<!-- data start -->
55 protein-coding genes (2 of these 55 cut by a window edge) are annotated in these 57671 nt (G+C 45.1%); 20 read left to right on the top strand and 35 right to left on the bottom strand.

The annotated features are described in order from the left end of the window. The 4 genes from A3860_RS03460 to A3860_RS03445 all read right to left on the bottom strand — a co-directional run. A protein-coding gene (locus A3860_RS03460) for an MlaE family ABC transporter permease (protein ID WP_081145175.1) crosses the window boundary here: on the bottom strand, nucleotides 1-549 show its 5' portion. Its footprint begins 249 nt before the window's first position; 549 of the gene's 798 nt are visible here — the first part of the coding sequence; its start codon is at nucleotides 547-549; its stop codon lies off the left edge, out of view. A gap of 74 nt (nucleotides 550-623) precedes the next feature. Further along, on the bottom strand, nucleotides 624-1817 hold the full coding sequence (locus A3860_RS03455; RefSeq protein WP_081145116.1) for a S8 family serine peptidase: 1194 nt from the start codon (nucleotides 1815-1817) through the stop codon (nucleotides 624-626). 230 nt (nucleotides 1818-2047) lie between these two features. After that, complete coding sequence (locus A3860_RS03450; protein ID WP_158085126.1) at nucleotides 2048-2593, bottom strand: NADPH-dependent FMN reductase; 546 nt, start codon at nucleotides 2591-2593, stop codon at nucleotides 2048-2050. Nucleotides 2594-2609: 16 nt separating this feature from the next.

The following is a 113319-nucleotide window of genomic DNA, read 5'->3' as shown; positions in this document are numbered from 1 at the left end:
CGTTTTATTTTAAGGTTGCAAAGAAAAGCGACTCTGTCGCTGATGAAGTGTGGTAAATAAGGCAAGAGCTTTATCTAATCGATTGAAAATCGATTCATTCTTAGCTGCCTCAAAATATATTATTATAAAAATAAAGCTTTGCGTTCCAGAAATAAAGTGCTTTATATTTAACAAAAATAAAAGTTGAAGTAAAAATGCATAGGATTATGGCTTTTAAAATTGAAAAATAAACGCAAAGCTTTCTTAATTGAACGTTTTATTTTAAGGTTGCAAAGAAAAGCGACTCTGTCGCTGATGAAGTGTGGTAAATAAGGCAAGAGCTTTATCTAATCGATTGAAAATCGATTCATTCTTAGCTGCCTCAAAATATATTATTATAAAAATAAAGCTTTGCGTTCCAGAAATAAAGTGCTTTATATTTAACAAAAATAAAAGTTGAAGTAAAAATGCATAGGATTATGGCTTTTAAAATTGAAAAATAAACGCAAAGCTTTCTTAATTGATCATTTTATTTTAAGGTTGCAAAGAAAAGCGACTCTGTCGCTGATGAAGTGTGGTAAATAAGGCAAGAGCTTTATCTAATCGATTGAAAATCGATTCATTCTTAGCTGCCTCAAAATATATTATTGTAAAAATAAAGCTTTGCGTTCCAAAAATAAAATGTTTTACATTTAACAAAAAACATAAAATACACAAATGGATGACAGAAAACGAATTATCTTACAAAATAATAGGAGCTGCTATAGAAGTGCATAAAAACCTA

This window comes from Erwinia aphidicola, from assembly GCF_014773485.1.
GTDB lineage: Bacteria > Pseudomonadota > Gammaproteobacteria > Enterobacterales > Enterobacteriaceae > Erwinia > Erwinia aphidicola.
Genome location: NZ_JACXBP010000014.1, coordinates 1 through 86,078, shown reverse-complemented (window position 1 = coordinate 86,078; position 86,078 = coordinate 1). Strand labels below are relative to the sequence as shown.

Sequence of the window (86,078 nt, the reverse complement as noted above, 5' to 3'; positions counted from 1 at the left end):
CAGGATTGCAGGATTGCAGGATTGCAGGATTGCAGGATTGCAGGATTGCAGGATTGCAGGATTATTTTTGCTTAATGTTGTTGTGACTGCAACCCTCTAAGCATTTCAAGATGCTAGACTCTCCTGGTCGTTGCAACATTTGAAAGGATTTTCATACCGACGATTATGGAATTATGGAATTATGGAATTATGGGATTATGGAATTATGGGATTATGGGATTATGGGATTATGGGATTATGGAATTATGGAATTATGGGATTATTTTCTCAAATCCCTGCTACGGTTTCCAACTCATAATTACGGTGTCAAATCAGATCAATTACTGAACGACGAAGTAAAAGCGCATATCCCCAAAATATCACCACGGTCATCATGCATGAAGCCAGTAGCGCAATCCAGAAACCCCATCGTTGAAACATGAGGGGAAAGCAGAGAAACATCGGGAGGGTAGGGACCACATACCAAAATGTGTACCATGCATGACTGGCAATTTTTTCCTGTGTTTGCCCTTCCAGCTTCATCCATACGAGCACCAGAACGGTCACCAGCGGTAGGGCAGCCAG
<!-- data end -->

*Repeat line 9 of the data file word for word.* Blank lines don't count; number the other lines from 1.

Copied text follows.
CAGGATTGCAGGATTGCAGGATTGCAGGATTGCAGGATTGCAGGATTGCAGGATTGCAGGATTATTTTTGCTTAATGTTGTTGTGACTGCAACCCTCTAAGCATTTCAAGATGCTAGACTCTCCTGGTCGTTGCAACATTTGAAAGGATTTTCATACCGACGATTATGGAATTATGGAATTATGGAATTATGGGATTATGGAATTATGGGATTATGGGATTATGGGATTATGGGATTATGGAATTATGGAATTATGGGATTATTTTCTCAAATCCCTGCTACGGTTTCCAACTCATAATTACGGTGTCAAATCAGATCAATTACTGAACGACGAAGTAAAAGCGCATATCCCCAAAATATCACCACGGTCATCATGCATGAAGCCAGTAGCGCAATCCAGAAACCCCATCGTTGAAACATGAGGGGAAAGCAGAGAAACATCGGGAGGGTAGGGACCACATACCAAAATGTGTACCATGCATGACTGGCAATTTTTTCCTGTGTTTGCCCTTCCAGCTTCATCCATACGAGCACCAGAACGGTCACCAGCGGTAGGGCAGCCAG